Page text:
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prize1

[prahyz] /praɪz/
noun
1.
a reward for victory or superiority, as in a contest or competition.
2.
something that is won in a lottery or the like.
3.
anything striven for, worth striving for, or much valued.
4.
something seized or captured, especially an enemy's ship and cargo captured at sea in wartime.
5.
the act of taking or capturing, especially a ship at sea.
6.
Archaic. a contest or match.
adjective
7.
having won a prize:
a prize bull; a prize play.
8.
worthy of a prize.
9.
given or awarded as a prize.
Origin
1250-1300
1250-1300; in senses referring to something seized, continuing Middle English prise something captured, a seizing < Middle French < Latin pre()nsa, noun use of feminine past participle of pre(he)ndere to take; in senses referring to something won, spelling variant of price (Middle English pris(e)) since the late 16th century
Synonyms
1. premium. See reward.

prize2

[prahyz] /praɪz/
verb (used with object), prized, prizing.
1.
to value or esteem highly.
2.
to estimate the worth or value of.
Origin
1325-75; Middle English prisen < Middle French prisier, variant of preisier to praise
Synonyms
1. See appreciate.

prize3

[prahyz] /praɪz/
verb (used with object), prized, prizing.
1.
pry2 .
noun
2.
3.
a lever.
Also, prise.
Origin
1350-1400; Middle English prise < Middle French: a hold, grasp < Latin pre()nsa. See prize1
Dictionary.com Unabridged
Based on the Random House Dictionary, © Random House, Inc. 2014.
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Examples from the web for prize
  • He once appeared in the boys' prize ring, but panic surprised him in the second round.
  • Tao's accomplishments have already earned him nearly every major mathematics prize.
  • The prize of the collection is a large, exquisitely crafted mihrab, or prayer niche.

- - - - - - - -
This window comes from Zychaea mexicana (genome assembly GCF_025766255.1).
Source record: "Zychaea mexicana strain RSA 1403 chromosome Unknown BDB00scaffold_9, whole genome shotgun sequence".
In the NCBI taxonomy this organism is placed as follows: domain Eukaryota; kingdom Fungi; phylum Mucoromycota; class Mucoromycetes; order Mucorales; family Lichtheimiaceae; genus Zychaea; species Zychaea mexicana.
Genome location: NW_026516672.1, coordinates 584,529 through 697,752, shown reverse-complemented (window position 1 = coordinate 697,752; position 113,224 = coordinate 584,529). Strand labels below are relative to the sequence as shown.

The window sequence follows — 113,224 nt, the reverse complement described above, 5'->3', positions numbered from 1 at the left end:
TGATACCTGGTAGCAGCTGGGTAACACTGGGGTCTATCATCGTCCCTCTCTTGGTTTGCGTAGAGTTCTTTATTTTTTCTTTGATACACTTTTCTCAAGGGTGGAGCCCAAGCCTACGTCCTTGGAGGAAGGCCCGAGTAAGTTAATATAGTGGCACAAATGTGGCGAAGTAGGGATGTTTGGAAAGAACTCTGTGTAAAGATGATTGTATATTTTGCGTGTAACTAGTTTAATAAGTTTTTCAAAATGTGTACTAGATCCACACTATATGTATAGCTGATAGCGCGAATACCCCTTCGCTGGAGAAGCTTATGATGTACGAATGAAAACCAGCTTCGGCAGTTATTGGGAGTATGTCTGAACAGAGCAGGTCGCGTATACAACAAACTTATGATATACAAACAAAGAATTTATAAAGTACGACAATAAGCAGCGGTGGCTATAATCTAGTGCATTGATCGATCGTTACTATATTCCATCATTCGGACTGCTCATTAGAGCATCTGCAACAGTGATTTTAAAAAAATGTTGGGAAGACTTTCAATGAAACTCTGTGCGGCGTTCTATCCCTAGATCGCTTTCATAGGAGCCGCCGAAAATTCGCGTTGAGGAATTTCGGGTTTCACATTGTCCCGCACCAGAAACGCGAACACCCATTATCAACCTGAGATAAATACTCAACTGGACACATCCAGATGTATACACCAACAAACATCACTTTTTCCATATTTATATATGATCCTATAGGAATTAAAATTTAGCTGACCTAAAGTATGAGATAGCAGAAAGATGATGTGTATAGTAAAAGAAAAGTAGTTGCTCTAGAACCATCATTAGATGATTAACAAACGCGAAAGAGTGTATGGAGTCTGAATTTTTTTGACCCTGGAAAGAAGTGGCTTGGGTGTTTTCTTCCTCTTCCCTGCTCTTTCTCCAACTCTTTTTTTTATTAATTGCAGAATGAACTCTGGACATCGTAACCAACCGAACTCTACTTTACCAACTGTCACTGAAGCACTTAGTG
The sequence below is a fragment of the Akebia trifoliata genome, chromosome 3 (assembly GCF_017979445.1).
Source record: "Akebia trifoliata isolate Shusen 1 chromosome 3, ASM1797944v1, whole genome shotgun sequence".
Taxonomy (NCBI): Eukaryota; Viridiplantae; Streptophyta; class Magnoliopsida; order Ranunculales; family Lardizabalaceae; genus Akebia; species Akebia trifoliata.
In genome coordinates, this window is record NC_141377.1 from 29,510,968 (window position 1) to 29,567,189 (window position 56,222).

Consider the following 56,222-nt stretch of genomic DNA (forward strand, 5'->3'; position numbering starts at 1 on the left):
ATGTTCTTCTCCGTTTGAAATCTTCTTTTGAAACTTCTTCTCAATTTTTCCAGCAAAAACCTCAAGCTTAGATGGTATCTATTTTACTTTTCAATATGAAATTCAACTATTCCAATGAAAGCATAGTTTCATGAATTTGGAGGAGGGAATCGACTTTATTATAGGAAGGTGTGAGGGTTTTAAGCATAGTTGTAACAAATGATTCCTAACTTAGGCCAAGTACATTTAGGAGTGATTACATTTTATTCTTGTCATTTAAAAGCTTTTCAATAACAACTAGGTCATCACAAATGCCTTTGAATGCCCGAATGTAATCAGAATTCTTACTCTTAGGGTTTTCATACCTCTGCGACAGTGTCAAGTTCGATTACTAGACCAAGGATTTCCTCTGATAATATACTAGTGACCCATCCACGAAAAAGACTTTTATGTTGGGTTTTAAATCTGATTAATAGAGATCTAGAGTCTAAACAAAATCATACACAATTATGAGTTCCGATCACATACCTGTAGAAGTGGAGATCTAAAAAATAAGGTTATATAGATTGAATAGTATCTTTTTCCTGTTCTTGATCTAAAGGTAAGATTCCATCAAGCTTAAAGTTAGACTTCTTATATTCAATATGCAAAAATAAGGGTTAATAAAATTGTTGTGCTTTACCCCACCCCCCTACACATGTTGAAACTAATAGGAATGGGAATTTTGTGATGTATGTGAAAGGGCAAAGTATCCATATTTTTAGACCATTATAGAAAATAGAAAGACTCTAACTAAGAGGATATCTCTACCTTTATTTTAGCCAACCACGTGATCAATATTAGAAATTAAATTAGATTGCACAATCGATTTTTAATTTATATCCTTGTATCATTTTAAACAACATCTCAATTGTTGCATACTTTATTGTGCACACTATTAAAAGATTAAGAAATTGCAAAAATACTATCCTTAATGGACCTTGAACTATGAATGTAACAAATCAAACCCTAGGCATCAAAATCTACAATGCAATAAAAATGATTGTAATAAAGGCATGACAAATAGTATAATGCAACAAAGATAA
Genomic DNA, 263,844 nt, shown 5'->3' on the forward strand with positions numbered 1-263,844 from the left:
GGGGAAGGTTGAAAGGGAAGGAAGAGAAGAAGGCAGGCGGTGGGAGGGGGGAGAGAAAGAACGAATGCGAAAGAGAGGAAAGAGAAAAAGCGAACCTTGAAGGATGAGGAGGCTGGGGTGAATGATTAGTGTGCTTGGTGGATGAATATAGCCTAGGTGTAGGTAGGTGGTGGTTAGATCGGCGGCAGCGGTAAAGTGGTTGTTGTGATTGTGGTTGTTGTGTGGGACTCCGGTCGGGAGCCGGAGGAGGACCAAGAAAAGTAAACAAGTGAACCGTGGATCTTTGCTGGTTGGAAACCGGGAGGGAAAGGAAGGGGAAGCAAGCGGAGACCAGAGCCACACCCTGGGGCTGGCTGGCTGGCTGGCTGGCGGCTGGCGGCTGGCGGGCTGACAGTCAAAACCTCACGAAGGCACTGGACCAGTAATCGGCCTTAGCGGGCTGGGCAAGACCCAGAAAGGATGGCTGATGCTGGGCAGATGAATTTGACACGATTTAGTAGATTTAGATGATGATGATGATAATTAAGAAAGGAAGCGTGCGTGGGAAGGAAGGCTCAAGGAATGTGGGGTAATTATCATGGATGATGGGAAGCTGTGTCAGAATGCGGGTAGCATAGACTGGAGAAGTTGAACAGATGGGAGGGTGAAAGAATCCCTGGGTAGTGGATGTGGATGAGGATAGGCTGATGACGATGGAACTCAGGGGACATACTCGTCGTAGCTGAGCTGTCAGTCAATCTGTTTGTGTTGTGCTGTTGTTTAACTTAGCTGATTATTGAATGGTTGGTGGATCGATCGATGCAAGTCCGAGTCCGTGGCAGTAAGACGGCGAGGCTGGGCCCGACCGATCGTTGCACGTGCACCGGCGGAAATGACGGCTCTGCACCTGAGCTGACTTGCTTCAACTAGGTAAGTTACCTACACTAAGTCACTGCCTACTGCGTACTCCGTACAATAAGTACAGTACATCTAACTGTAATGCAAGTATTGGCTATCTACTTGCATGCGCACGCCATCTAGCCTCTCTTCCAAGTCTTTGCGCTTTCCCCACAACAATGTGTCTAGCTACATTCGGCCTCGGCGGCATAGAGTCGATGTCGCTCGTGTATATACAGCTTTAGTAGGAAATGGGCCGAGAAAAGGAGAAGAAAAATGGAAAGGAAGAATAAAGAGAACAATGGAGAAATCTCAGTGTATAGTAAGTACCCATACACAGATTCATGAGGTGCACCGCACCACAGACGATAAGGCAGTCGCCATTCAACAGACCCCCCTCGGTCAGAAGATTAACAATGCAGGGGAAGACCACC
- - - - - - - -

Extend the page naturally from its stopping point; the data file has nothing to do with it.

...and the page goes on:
• Your prize is a free course that uses anonymous off-site graders.
  • She was the only athlete still eligible to win the prize.
  • SInce the prize that he shows doesn't affect your decision, no new information has been added.
  • Pigeon breeders prize the skin folds and take great pains to cultivate a large, healthy-looking wattle on show birds.
  • Previous failures, however, do not daunt the latest contender for the prize.
  • So when the prize is a substantial amount of money, great things can happen.
  • The prize could be trillions of cubic metres of gas.
British Dictionary definitions for prize

prise

/praɪz/
verb (transitive)
1.
to force open by levering
2.
to extract or obtain with difficulty: they had to prise the news out of him
noun
3.
(rare or dialect) a tool involving leverage in its use or the leverage so employed
US and Canadian equivalent pry
Word Origin
C17: from Old French prise a taking, from prendre to take, from Latin prehendere; see prize1

prize1

/praɪz/
noun
1.
  1. a reward or honour for victory or for having won a contest, competition, etc
  2. (as modifier): prize jockey, prize essay
2.
something given to the winner of any game of chance, lottery, etc
3.
something striven for
4.
any valuable property captured in time of war, esp a vessel
Word Origin
C14: from Old French prise a capture, from Latin prehendere to seize; influenced also by Middle English prise reward; see price

prize2

/praɪz/
verb
1.
(transitive) to esteem greatly; value highly
Word Origin
C15 prise, from Old French preisier to praise

prize3

/praɪz/
verb, noun
1.
a variant spelling of prise
Collins English Dictionary - Complete & Unabridged 2012 Digital Edition
© William Collins Sons & Co. Ltd. 1979, 1986 © HarperCollins
Publishers 1998, 2000, 2003, 2005, 2006, 2007, 2009, 2012
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Word Origin and History for prize
n.

"reward," prise (c.1300 in this sense), from Old French pris "price, value, worth; reward" (see price (n.)). As an adjective, "worthy of a prize," from 1803. The spelling with -z- is from late 16c. Prize-fighter is from 1703; prize-fight from 1730 (prize-fighter from 1785).

"something taken by force," mid-13c., prise "a taking, holding," from Old French prise "a taking, seizing, holding," noun use of fem. past participle of prendre "to take, seize," from Latin prendere, contraction of prehendere "lay hold of, grasp, seize, catch" (see prehensile). Especially of ships captured at sea (1510s). The spelling with -z- is from late 16c.

v.

"to estimate," 1580s, alteration of Middle English prisen "to prize, value" (late 14c.), from stem of Old French preisier "to praise" (see praise (v.)). Related: Prized; prizing.

Online Etymology Dictionary, © 2010 Douglas Harper
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